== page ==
Blood collections were performed weekly by venipuncture of the jugular during the period of hormonal treatments and continued for five weeks after the last injection (365 days of age). Serum was harvested after centrifugation at 3000g for 15min and frozen at - 80ºC for later analysis. Testosterone (Testosterone, NovaTec Immundiagnostica GmbH, Germany) and IGF-I (Uscn Sciences Co., Ltd., China) concentrations were evaluated by a commercial ELISA kit according to manufacturer’s instructions, and both had intra- and inter-assay coefficients of variation (CV) below 10%. IGF-I levels were measured after acid-ethanol extraction to remove IGF binding proteins and measure total IGF-I.

Glucose, cholesterol, urea, albumin, phosphorous, aspartate amino transferase (AST), gamma glutaryltransferase (GGT) (Labtest Diagnóstica S.A., Brazil) and non-esterified fatty acids (NEFA - Wako Diagnostics, USA) serum concentrations were determined by colorimetric methods following manufacturer’s instructions (Labtest Diagnóstica S.A., Brazil). CV was below 10% for all analyses.

At 22, 82, 142, 202 and 365 days of age, six animals from each group were submitted to orchiectomy surgery. Animals were sedated using 40% azaperone (Stresnil, Janssen Animal Healty, Belgium; i.m. 4mL/20kg BW). The scrotum was locally anesthetized with 2% lidocaine (Anestésico L Pearson - Laboratório Pearson Ltda, Brazil) and two scrotal incisions were performed for testicle removal. The left testicle was separated from the epididymis and weighed.

Libido evaluation began after the boars had become used to the semen collection management, which ranged from 150 days up to 210 days of age. Boars were separately taken to a semen collection room equipped with an artificial sow three times a week. Individual training sessions lasted a maximum of 10min. During each session, boar libido was classified on a 1 - 4 score scale, similar to that described by Kozink et al. (2002) where: 1 - boars showed no interest in the artificial sow; 2 - slight interest in the artificial sow but did not attempt to mount; 3 - mounted the artificial sow but did not allow semen collection; 4 - mounted the artificial sow and allowed semen collection. Duration of interest for the artificial sow was recorded in seconds. The number of attempts needed until first mount and first ejaculation were also evaluated.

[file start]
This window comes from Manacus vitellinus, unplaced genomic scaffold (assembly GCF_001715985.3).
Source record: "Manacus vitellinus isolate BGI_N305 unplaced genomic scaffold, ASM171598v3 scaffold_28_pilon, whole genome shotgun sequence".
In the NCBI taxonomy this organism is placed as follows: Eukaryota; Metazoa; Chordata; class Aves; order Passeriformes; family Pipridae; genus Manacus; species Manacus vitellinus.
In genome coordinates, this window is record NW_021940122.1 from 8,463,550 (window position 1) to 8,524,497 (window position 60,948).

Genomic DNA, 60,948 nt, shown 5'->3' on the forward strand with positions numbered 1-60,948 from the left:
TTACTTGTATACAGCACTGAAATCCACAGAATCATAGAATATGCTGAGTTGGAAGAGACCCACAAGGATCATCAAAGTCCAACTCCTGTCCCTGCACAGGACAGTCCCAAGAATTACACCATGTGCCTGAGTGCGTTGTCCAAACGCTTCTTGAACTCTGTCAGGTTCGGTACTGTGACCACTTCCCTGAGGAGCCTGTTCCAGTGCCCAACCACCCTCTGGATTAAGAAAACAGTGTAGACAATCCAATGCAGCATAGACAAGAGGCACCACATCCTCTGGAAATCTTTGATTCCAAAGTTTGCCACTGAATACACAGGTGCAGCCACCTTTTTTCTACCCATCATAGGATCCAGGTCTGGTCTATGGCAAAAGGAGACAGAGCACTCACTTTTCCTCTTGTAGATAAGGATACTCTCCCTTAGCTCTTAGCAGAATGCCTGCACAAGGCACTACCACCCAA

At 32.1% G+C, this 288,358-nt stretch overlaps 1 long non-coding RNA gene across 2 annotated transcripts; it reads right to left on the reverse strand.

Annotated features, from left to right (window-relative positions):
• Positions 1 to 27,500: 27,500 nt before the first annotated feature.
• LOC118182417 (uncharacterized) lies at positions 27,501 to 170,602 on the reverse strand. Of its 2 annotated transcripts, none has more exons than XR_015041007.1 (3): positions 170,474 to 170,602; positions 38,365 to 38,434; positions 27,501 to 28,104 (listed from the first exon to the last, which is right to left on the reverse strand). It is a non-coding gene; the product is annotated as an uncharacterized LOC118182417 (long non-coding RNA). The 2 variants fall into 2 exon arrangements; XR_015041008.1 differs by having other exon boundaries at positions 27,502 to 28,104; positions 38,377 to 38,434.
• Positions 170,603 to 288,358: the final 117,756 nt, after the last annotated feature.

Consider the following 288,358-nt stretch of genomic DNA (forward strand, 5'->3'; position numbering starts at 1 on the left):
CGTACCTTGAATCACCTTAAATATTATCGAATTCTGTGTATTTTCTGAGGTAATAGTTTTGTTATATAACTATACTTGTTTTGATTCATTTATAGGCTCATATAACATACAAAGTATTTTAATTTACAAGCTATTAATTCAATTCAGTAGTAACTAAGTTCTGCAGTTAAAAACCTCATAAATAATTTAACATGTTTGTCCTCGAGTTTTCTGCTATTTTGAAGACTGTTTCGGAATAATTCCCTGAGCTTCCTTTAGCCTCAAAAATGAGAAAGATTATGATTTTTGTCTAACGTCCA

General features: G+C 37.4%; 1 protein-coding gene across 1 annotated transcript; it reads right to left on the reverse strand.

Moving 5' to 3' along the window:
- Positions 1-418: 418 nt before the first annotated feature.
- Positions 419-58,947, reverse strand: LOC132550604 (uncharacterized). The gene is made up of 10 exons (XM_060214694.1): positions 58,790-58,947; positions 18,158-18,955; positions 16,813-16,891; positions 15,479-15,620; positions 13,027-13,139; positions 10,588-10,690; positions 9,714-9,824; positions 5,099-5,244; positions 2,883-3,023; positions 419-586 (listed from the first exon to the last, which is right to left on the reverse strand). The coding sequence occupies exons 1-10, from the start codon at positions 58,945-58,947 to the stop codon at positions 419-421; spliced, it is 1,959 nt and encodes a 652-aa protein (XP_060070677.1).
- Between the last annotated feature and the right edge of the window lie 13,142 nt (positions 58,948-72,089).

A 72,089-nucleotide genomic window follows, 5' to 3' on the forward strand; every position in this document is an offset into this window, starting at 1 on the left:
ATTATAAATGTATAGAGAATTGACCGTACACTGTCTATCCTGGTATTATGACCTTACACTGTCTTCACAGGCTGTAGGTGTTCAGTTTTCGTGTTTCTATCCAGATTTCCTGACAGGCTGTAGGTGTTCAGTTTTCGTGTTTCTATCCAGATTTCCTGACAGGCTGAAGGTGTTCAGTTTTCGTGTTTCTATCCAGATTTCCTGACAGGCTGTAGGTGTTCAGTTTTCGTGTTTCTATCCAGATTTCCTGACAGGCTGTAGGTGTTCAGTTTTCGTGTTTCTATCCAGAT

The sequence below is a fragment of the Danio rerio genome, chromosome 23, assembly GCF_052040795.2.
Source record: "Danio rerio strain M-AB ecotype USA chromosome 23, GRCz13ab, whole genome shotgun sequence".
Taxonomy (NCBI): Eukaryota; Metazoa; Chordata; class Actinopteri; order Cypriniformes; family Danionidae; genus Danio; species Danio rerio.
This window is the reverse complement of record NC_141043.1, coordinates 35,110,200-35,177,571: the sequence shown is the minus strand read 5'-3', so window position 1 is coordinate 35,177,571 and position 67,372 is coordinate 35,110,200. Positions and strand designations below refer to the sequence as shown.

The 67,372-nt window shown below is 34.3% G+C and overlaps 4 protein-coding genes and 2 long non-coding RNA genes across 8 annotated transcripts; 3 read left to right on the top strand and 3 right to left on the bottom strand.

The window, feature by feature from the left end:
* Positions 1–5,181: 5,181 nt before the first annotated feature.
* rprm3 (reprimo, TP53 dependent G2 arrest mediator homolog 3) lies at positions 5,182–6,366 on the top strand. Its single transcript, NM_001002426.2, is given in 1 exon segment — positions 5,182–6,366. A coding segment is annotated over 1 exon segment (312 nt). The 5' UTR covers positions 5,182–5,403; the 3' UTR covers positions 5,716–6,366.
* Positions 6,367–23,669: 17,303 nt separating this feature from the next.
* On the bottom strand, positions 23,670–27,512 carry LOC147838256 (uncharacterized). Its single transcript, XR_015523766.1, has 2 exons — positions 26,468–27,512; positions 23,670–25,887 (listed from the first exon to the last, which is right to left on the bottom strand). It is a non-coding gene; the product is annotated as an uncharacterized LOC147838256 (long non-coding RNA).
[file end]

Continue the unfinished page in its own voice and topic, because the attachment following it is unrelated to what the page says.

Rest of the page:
Whole ejaculates were collected using the gloved-hand technique. Semen (without the gelatinous fraction) was evaluated three times a week as to appearance (samples with urine or blood were discarded), volume (mL), motility (%) and vigor (0-5 score, higher values indicates more vigorous sperm) in the period between 150 and 210 days of age (during semen collection training).

After 210 days of age, whole ejaculates (without the gelatinous fraction) were collected weekly using the gloved-hand technique up to 35 days after the last pST treatment (365 days of age) for all boars in the study. After an initial appearance evaluation (samples with urine or blood were discarded), volume (mL), pH, motility (%) and vigor (0-5 score) were evaluated. The semen was diluted 1:1 with BTS extender (Beltsville Thawing Solution, BTS; Minitüb, Tiefenbach, Germany). The sperm concentration was counted in a Neubauer chamber (x106/mL), total count (x109/ejaculate) and the semen volume needed to obtain a dose with three billion spermatozoa. The ejaculate was brought to a final volume of 100mL with addition of BTS. Semen doses were then maintained at room temperature in low light condition for 2 hours and stored at 15-18ºC in a refrigerator for 72 hours.